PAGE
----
Increasingly we are recognizing the vital role microbiomes play in essentially all aspects of life on Earth. Environmental microbial communities largely govern global nutrient cycling, including the carbon and nitrogen cycles, and microbiomes associated with soils and plants are vital to agriculture. In recent years, investment from Federal agencies, including the Department of Energy, the US Department of Agriculture, and the National Science Foundation, and from agricultural companies has been targeted at understanding how microbial communities associated with crop plants can promote low-input, high-productivity agriculture. It has been known for some time that up to 50% of carbon fixed by plants is exuded by the roots. Likely a major portion of this is to attract and support beneficial microbes. Yet, significant research has been conducted on only a few key plant-microbe mutualisms, such as legume-rhizobia or mycorrhizal symbioses, which enable plants to access otherwise unavailable nitrogen and phosphorus sources. However, critical details are missing about even these common forms of plant-microbe symbiosis and about a wide range of other growth promoting microbial interactions within the rhizosphere. Microbiome work to understand these interactions holds great promise to reduce the amount of fertilizer and water required for agriculture, while displacing petroleum-based products and improving the sustainability and yield of current practices.
Soil bacteria localized around plant root hairs within EcoFAB 1.0
The need to better understand environmental microbiomes has been highlighted not only in scientific literature, but also by the U.S. Department of Energy and other federal research sponsors. DOE’s Office of Science has highlighted its Grand Challenges, one of which is complex systems science across scales. Many subsequent reports have highlighted understanding of microbial community dynamics in addressing key challenges in bioenergy development and climate. ,
Beyond DOE, the U.S. Department of Agriculture has recognized the importance of microbiomes to enable low-input agriculture and to mitigate the effects of the changing environment. A recent Dear Colleague letter explains that novel research into the role of microbiomes in increasing food security and carbon sequestration is a necessary element to achieving the goals set forth in the USDA strategic plan., The National Academies have noted the need for better understanding of microbial communities in recent reports, especially for communities found in the environment. These efforts require detailed contextual information and model communities to be made accessible to the research community at large.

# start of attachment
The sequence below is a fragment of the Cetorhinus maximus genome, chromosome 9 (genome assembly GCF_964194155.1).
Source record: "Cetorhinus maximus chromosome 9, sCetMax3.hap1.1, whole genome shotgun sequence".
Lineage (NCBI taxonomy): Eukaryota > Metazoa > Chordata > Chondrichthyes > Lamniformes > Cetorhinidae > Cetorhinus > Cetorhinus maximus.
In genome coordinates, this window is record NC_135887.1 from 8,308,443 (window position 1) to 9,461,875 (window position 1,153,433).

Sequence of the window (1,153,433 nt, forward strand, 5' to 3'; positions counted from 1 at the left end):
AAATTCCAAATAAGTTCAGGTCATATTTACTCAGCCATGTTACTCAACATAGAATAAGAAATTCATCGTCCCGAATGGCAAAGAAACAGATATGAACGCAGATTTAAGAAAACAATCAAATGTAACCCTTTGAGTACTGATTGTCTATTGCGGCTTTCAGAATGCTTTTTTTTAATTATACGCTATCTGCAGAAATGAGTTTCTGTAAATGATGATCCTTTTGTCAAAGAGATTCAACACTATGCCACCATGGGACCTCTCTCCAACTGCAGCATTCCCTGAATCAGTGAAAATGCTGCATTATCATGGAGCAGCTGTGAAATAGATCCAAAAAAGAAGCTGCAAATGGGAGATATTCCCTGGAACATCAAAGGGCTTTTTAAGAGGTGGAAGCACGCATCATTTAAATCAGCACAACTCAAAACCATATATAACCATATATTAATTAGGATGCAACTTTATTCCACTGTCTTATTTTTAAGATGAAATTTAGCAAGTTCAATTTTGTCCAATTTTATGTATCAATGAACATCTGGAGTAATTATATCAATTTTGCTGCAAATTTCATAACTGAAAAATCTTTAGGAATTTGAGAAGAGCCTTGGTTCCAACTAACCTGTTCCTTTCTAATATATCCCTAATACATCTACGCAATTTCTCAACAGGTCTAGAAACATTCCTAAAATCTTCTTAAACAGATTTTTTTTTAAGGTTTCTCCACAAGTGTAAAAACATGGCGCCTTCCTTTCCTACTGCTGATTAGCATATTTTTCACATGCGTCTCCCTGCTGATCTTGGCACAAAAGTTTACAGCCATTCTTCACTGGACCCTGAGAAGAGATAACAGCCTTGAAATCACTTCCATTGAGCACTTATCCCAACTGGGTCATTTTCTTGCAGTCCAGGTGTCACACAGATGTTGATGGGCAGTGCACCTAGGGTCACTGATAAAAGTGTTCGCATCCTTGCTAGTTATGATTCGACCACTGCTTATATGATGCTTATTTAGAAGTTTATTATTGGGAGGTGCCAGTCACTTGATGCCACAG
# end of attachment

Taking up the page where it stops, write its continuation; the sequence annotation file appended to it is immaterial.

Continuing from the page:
Tremendous advances in DNA sequencing now enable inexpensive sequencing bacterial genomes in high-throughput. As a result, we have accumulated and continue to accumulate vast amounts of sequence information from all types of organisms and environments. This, in principle, could provide the information necessary to make accurate predictions of microbial metabolism and fitness. However, we lack the necessary information on gene functions to make accurate predictions from environmental DNA sequence and we poorly understand the biology of soil organisms. Even for model organisms that have been studied for several decades, such as E.coli, 20% of genes still have no predicted function, and for another 10-20% we have only a very crude and general protein family information but lacking a precise enzymatic activity or function. The correlative research that has dominated the field may not be representative of the complex interactions happening in natural systems. The sequence-function gap is widely recognized within the research community as one of the grand challenges in microbiology (and indeed, biology in general), and it is now well established and attempts to understand biological phenomena based on incomplete data that would certainly lead to erroneous conclusions. Moving beyond correlation to causality and design will require greatly improved understanding of gene functions and this will require moving from isolate cultures (where many genes have no apparent function) to more realistic environments and greatly improved understanding of the biology of soil organisms. These systems will enable hypothesis testing, for example to test the role of a microbe or biosynthetic pathway within a community, and also enable hypothesis generation for testing in field studies.
Despite the investment and promise of plant-associated microbiome research, we lack vital understanding of the plant-microbe-soil interactions that govern these communities. Most approaches aimed at improving our understanding of soil microbial communities are focused on examination of individual isolates or field studies of complex native communities. One promising research direction is constructing laboratory consortia, since these have the advantage that the constituent isolates can (in most cases) be characterized independently and even genetically manipulated to determine causal mechanisms. While these consortia systems allow researchers to test hypotheses about community interactions, the validity of extrapolating consortia-based findings to authentic ‘field’ communities has not been determined. Conversely, approaches for studying field microbial communities are challenging because they are so unconstrained and complex, and they often show irreproducible results such that definitive links between specific taxa and effects on plant growth or ecosystem function cannot be identified.